The most important Autism social network

The dinner table.

What? You were expecting some enlightening links to sites that you finally talk to people that would finally have all the answers you were looking for?

Now, don’t get me wrong.. the advice, support and stories that I do find among the internet’s social networks have been invaluable. I’ve learned so much.

However, the absolute best place to learn, to be entertained and to get real world experience is right at my supper table.

How Dinner Used to Be

For the longest time, Cameron would be a passing visitor to the dinner table. He’d take a bit and then run off to play, or stim, or just be by himself… then he’d return for another bite and be gone again.

Many in our family questioned whether it was wise to allow that, or just generally asked why it was that way… for us, we were just happy that he would eat. If it meant taking a little extra time for him to play, so be it.

As he got a little older, his speech developed and so did his social skills. He was in school, his little brother was talking and wanting someone to play with… soon, Cameron started to enjoy being at the table dinner table.

Dinner Time is Family Time

These days, dinner usually consists of my wife and I telling Cameron to stop repeating the same stories over and over again, or the new song he learned or something of that nature and to just eat… it’s a good problem to have.

We’re often told stories about the new video game they have at school, or a new story they were told, or a new movie he saw, or something funny that one of the other children said… none of it really seems to involve actual involvement with the other kids, just what they did.

But you know what? It’ll come.

It took this long for him to actually sit down and speak to us. We can wait a little longer.

And even if it never comes, even if he never does tell us about all the things he actually does with friends…. that’s ok too.

I learn far more from listening to him than I do from any resources online. I am entertained by him far more than I am from any videos or stories I read online.

I’ll never take these dinners for granted.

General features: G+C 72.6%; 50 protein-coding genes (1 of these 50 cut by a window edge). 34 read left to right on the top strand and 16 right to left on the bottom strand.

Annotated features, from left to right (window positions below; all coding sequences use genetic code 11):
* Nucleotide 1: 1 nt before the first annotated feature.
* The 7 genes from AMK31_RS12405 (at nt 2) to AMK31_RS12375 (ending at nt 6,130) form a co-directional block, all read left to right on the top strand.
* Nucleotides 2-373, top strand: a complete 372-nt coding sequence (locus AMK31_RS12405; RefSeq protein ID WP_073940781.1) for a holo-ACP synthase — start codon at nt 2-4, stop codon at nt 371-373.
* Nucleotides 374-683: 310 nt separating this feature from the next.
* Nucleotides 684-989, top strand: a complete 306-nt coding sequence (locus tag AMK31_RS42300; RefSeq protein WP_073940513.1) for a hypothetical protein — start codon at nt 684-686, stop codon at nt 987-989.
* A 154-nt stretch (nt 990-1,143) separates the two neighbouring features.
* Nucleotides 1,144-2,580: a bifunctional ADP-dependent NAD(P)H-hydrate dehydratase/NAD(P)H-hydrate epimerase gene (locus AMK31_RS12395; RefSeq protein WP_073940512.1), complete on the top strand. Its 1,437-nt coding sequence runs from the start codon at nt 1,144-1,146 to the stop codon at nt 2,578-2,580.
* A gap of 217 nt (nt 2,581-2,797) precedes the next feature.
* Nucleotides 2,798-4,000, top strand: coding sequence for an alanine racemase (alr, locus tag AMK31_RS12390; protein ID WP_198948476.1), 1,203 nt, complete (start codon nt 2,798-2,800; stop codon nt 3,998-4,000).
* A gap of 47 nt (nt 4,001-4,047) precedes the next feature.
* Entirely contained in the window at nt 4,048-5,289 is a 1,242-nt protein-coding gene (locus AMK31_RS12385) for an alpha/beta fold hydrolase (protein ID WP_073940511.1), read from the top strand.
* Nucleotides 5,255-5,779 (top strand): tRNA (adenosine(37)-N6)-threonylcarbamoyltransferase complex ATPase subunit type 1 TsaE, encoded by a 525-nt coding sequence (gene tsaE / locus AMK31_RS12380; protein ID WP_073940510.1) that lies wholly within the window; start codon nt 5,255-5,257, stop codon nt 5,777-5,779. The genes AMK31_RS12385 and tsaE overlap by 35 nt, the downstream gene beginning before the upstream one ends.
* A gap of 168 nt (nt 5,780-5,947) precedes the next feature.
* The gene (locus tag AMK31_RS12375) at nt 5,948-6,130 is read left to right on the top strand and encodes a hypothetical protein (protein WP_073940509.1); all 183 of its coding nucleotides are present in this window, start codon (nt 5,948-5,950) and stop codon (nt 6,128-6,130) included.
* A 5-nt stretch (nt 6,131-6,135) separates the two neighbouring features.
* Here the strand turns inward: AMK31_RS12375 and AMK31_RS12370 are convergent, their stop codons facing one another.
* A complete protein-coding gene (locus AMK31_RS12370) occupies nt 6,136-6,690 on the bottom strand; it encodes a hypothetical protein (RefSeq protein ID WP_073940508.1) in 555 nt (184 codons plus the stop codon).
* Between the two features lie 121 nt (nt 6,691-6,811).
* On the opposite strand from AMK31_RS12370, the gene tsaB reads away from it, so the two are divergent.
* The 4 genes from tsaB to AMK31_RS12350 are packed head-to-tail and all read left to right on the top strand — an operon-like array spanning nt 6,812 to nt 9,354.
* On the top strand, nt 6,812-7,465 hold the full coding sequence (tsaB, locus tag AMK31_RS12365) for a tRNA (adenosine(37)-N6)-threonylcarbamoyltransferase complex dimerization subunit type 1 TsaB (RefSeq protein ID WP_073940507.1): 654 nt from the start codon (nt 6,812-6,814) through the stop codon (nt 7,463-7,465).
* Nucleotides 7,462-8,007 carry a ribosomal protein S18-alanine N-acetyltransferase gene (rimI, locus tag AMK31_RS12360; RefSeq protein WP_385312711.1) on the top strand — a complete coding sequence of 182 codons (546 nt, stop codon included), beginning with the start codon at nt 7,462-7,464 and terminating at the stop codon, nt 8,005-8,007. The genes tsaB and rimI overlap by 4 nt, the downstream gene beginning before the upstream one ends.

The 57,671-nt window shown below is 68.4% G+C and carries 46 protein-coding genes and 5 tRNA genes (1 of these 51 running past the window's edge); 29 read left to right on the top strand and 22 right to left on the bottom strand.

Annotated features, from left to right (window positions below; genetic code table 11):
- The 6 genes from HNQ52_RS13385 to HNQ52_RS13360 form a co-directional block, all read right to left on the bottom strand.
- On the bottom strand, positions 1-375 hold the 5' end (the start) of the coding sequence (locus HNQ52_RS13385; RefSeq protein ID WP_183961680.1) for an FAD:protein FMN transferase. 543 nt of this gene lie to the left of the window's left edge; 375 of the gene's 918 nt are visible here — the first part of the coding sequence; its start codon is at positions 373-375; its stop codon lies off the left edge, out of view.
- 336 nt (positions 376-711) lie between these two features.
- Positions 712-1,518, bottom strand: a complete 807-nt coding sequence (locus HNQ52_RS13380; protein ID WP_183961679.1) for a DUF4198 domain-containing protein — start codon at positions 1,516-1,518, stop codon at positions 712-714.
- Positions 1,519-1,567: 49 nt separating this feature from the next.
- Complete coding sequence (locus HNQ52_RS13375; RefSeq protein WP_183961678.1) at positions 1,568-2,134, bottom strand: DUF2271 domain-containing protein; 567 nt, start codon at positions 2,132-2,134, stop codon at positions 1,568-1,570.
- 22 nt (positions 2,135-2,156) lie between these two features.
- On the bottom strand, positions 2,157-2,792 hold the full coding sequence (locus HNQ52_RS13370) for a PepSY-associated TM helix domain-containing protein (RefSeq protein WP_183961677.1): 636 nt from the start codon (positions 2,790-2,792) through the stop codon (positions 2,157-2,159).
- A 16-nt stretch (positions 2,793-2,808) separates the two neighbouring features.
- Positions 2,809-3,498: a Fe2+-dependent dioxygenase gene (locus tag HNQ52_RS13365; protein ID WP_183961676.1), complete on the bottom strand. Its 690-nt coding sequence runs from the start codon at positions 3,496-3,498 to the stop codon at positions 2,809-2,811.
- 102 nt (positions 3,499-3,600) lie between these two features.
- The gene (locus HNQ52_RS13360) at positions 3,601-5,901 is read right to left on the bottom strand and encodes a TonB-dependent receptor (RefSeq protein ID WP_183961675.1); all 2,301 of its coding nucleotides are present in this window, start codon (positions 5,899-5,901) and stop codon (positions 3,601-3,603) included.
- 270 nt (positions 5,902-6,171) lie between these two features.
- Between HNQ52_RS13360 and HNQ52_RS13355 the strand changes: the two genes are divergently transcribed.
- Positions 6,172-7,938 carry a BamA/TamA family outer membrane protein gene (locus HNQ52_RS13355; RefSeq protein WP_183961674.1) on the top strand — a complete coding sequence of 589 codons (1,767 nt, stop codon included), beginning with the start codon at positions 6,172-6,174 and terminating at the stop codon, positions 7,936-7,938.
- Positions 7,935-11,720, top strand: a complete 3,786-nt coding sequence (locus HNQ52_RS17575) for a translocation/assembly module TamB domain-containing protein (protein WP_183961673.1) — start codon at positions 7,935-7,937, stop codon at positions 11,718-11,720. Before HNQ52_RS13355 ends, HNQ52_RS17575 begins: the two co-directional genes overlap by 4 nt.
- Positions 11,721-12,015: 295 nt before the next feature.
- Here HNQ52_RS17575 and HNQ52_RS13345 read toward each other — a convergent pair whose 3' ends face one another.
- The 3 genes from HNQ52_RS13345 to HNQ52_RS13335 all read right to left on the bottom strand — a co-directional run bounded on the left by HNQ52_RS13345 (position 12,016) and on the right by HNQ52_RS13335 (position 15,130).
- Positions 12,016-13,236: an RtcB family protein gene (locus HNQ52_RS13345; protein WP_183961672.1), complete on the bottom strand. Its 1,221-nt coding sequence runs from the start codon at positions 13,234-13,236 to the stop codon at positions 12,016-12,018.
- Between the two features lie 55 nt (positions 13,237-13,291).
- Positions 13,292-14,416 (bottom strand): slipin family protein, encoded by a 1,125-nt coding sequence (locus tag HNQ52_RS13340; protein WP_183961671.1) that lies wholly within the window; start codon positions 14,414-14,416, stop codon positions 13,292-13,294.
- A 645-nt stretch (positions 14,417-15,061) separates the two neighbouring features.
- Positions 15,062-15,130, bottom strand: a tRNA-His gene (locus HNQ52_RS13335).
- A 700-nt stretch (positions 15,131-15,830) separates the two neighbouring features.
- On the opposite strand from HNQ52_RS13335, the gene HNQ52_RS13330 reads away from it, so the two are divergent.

One day they will fade away into memory, as my boys get older and want to be elsewhere… and that’s ok also.

That’s the great thing about social networks. They grow, they shrink, they’re always changing.

But they’re always supportive, educational, sharing and most of all, they’re always there for you.

Before you leave, let me share with you what happened during the last social gathering around the dinner table. Enjoy.

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About Stuart Duncan

My name is Stuart Duncan, creator of http://www.stuartduncan.name. My oldest son (Cameron) has Autism while my younger son (Tyler) does not. I am a work from home web developer with a background in radio. I do my very best to stay educated and do what ever is necessary to ensure my children have the tools they need to thrive. I share my stories and experiences in an effort to further grow and strengthen the online Autism community and to promote Autism Understanding and Acceptance.

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4 Responses to The most important Autism social network

  1. Sharon November 8, 2011 at 10:58 pm #

    So true Stuart. We had a similar breakthrough recently with our son sitting through an entire evening meal. He may not contribute a lot to the conversation but it’s a great opportunity for him to observe how we talk and interact with his older sister. Inevitably he finds some way to become the centre of attention 🙂

  2. Tarasview November 8, 2011 at 11:13 pm #

    that’s awesome 🙂

    My son despises sitting at the dinner table. He always has. He will sit with us for a bit but since he pretty much hates food he just sees no point in sitting at the table and so then he just goes nuts.

    My husband perseveres though. Which is good because honestly? if it was up to me I think I would rather let him eat wherever and whenever he wants to avoid the meltdowns and fights and freak outs.

    My son is 9 and we have two younger children and he takes his frustrations out on them and us and it is pretty much never an enjoyable time.

    Makes me sad actually.

    Hoping that someday it turns around though 🙂

  3. Tara Kaberry November 8, 2011 at 11:43 pm #

    Agreed. Dinner time is precious time to catch up and chat. Chatting not being our son’s forte either. I think he feels less overwhelmed by the conversation when he is doing something else like eating. He is also more inclined to talk if he is walking alongside me. Seeing your video really has inspired me to take more video. The years pass so quickly. 🙂

  4. Jim W. November 9, 2011 at 8:13 am #

    Great video.

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